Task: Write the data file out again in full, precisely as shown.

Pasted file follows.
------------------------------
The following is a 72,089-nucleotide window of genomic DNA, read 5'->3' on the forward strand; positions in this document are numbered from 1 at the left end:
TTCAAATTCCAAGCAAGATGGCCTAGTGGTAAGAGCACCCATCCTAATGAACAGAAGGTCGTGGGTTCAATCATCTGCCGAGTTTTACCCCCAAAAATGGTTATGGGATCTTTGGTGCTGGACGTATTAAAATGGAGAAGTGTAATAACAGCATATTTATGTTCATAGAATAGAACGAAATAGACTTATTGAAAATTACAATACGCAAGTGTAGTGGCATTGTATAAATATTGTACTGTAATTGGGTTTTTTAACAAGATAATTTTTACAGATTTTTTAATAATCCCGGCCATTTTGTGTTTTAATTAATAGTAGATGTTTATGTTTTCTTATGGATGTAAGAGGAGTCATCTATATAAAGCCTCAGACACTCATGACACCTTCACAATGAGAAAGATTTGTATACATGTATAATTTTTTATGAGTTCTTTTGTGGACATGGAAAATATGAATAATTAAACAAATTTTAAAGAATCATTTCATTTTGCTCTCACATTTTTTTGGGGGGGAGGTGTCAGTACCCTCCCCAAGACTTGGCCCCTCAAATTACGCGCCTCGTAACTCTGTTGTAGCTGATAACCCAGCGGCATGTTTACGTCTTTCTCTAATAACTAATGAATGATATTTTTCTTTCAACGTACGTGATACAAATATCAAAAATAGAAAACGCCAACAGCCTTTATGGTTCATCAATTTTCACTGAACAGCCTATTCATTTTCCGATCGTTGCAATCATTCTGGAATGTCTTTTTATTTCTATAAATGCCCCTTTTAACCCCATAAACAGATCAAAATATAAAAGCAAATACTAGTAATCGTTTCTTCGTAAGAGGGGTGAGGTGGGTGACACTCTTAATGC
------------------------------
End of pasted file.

The following is a 72,089-nucleotide window of genomic DNA, read 5'->3' on the forward strand; positions in this document are numbered from 1 at the left end:
TTCAAATTCCAAGCAAGATGGCCTAGTGGTAAGAGCACCCATCCTAATGAACAGAAGGTCGTGGGTTCAATCATCTGCCGAGTTTTACCCCCAAAAATGGTTATGGGATCTTTGGTGCTGGACGTATTAAAATGGAGAAGTGTAATAACAGCATATTTATGTTCATAGAATAGAACGAAATAGACTTATTGAAAATTACAATACGCAAGTGTAGTGGCATTGTATAAATATTGTACTGTAATTGGGTTTTTTAACAAGATAATTTTTACAGATTTTTTAATAATCCCGGCCATTTTGTGTTTTAATTAATAGTAGATGTTTATGTTTTCTTATGGATGTAAGAGGAGTCATCTATATAAAGCCTCAGACACTCATGACACCTTCACAATGAGAAAGATTTGTATACATGTATAATTTTTTATGAGTTCTTTTGTGGACATGGAAAATATGAATAATTAAACAAATTTTAAAGAATCATTTCATTTTGCTCTCACATTTTTTTGGGGGGGAGGTGTCAGTACCCTCCCCAAGACTTGGCCCCTCAAATTACGCGCCTCGTAACTCTGTTGTAGCTGATAACCCAGCGGCATGTTTACGTCTTTCTCTAATAACTAATGAATGATATTTTTCTTTCAACGTACGTGATACAAATATCAAAAATAGAAAACGCCAACAGCCTTTATGGTTCATCAATTTTCACTGAACAGCCTATTCATTTTCCGATCGTTGCAATCATTCTGGAATGTCTTTTTATTTCTATAAATGCCCCTTTTAACCCCATAAACAGATCAAAATATAAAAGCAAATACTAGTAATCGTTTCTTCGTAAGAGGGGTGAGGTGGGTGACACTCTTAATGC